SINGAPORE - To promote green finance, central banks should focus on improving the quality and availability of data on emissions, developing compatible taxonomy to determine which activities qualify as sustainable, and implementing a set of standards for disclosure.
Mr Ravi Menon, the managing director of the Monetary Authority of Singapore (MAS), said at a panel discussion hosted virtually by the International Monetary Fund on Thursday (Sept 30) that climate change poses very significant risks to the financial system, and presents significant opportunities at the same time.
"We do believe the financial sector plays a very important role, not only in financing the important but challenging transition of countries to low-carbon economies, but to also manage their physical risks of climate change and the transition risks of climate change for the financial system," he said.
However, to make green finance work, regulators, financial institutions and companies need access to trusted and granular data to monitor and manage environmental risks, and improve the quality of disclosure and financial decision-making.
He said technology can be a potential game changer in addressing some of the challenges in obtaining data.
On taxonomy, a classification system identifying activities, assets and projects that deliver on key climate, green, social or sustainable objectives, Mr Menon said there are ongoing efforts, for example, at the International Platform on Sustainable Finance, to develop a common global set of principles to promote best practices in environmentally sustainable finance.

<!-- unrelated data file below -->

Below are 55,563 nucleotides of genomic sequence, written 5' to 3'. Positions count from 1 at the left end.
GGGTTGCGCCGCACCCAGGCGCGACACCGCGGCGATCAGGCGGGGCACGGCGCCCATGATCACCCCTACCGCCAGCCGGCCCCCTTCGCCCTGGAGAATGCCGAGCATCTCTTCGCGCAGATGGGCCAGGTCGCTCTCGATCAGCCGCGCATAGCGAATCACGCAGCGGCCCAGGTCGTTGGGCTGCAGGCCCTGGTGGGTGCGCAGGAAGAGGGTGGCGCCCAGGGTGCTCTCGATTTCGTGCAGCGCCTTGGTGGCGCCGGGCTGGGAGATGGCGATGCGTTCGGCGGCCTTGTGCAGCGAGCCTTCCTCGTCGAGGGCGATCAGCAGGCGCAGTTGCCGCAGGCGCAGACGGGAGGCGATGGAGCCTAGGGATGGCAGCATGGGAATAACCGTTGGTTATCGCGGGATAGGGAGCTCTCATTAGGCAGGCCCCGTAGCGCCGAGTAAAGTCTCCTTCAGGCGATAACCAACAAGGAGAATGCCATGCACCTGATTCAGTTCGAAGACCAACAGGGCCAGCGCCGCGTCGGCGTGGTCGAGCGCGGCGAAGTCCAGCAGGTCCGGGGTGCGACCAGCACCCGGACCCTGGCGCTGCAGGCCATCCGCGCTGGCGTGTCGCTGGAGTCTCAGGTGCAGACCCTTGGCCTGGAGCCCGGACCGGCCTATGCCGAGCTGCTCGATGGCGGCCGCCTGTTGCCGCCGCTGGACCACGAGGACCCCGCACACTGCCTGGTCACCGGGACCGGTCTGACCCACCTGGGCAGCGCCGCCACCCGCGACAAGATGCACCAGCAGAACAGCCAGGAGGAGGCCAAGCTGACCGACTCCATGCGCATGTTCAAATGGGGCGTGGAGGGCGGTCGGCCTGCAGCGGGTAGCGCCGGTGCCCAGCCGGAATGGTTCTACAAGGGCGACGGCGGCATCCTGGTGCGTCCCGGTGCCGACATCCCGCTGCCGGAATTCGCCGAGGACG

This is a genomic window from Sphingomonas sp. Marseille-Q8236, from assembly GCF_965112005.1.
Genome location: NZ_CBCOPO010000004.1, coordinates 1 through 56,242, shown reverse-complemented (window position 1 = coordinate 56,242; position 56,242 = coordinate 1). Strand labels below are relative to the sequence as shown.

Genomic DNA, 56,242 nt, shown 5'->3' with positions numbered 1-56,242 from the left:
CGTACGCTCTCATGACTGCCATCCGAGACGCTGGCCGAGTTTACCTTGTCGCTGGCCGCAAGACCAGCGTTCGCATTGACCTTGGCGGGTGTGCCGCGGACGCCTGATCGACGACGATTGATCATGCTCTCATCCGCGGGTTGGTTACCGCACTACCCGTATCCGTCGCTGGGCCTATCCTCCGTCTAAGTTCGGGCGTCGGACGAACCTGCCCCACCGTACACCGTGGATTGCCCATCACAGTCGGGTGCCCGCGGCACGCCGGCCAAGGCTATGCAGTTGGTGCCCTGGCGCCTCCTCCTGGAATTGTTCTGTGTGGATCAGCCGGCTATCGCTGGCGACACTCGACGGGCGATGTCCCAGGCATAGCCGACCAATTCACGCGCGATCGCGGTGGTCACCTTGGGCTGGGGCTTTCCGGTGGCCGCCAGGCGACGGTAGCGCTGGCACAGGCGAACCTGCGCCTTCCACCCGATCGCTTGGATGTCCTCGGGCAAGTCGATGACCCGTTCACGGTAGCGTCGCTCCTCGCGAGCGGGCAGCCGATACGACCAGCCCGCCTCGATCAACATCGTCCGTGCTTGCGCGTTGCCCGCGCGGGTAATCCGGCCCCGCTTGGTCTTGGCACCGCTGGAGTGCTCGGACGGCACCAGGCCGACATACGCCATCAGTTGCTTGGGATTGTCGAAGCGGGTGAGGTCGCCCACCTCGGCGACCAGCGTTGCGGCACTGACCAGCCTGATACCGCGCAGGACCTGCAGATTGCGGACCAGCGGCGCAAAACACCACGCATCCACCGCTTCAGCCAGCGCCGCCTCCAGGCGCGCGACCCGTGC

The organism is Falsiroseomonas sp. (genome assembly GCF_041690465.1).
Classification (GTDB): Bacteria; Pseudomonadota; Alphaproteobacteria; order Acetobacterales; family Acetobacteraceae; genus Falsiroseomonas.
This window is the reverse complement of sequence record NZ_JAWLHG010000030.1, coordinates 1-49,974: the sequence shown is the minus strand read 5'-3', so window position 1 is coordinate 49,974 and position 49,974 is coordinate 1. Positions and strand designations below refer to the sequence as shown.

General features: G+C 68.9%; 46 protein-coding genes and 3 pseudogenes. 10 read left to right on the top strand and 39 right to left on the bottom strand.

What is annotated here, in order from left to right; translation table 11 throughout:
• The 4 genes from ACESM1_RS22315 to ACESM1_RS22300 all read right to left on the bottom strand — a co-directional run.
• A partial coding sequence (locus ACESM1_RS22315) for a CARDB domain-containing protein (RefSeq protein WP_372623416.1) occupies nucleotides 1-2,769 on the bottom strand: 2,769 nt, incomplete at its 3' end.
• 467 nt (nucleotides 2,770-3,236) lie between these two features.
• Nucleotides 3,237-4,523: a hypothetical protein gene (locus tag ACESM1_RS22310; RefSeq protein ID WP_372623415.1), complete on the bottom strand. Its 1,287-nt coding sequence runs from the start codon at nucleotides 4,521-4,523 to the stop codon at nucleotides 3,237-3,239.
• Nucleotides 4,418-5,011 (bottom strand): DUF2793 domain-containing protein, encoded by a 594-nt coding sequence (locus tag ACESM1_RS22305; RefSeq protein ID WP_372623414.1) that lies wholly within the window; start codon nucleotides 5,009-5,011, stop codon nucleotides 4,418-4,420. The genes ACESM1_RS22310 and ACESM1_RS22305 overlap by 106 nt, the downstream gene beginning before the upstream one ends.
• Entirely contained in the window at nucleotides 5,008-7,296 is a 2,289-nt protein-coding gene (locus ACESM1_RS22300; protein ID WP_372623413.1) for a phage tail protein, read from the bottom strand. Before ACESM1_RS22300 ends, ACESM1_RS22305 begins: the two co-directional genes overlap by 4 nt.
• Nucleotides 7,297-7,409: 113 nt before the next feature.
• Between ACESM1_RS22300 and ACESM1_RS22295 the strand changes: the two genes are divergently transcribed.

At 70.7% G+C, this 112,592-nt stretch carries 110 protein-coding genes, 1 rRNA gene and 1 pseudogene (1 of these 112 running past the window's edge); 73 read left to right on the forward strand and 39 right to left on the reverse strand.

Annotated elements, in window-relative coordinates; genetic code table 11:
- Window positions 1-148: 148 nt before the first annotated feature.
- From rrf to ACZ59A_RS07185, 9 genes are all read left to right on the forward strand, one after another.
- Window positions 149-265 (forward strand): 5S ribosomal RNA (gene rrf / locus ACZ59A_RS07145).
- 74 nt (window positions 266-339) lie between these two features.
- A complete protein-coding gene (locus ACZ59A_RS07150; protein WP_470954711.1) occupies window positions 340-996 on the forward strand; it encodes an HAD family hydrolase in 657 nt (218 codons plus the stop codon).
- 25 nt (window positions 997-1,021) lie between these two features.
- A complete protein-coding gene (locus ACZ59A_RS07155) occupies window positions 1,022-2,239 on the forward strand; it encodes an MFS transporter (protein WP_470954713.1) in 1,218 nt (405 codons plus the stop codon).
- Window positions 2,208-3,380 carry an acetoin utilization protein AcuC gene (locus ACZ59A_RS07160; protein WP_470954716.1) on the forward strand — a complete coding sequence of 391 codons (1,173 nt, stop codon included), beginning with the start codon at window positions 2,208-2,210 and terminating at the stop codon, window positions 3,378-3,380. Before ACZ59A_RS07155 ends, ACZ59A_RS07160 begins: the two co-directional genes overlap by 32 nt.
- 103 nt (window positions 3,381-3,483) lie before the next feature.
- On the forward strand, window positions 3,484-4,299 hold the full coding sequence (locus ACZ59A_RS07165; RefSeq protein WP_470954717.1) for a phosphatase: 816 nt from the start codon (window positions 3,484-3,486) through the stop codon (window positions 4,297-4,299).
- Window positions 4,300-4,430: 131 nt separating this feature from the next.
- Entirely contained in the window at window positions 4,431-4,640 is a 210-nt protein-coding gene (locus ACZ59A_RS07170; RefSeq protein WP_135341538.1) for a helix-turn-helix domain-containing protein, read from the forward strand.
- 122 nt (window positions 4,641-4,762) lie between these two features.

"I don't think there will be a single global taxonomy. Each country has its own peculiarities. But we should all try to work off a common consistent global set of principles," he added.
On disclosure, however, Mr Menon believes there is a good chance that a global understanding will be achieved on a baseline sustainability reporting standard.
He said the International Financial Reporting Standards Foundation's work on sustainability-related reporting is gaining strong momentum and traction over the last year, and will be instrumental in facilitating consistent compatible disclosures of climate risks and help in channelling the investments and financing to ensure impactful outcomes.
Mr Menon also emphasised that to address climate risks, financial regulators need to continue to advance their understanding of how climate can potentially impact financial institutions and financial systems.
He said central banks need to work very closely with the financial sector to strengthen their resilience and tackle the climate risk on both micro- and macro-prudential fronts.
Micro-prudential regulation examines the responses of an individual bank to exogenous risks, while macro-prudential rules deal with the risks to an operation or structure of financial institutions or markets.
Mr Menon said that Singapore, as an international financial centre, wants to play its part in financing Asia's transition towards a sustainable future.
He added that MAS has been working closely with its counterparts in central banks and ministries of finance in Asia and beyond to create a more conducive environment for sustainable financing opportunities and also to safeguard against financial stability risks, which sometimes are not well appreciated.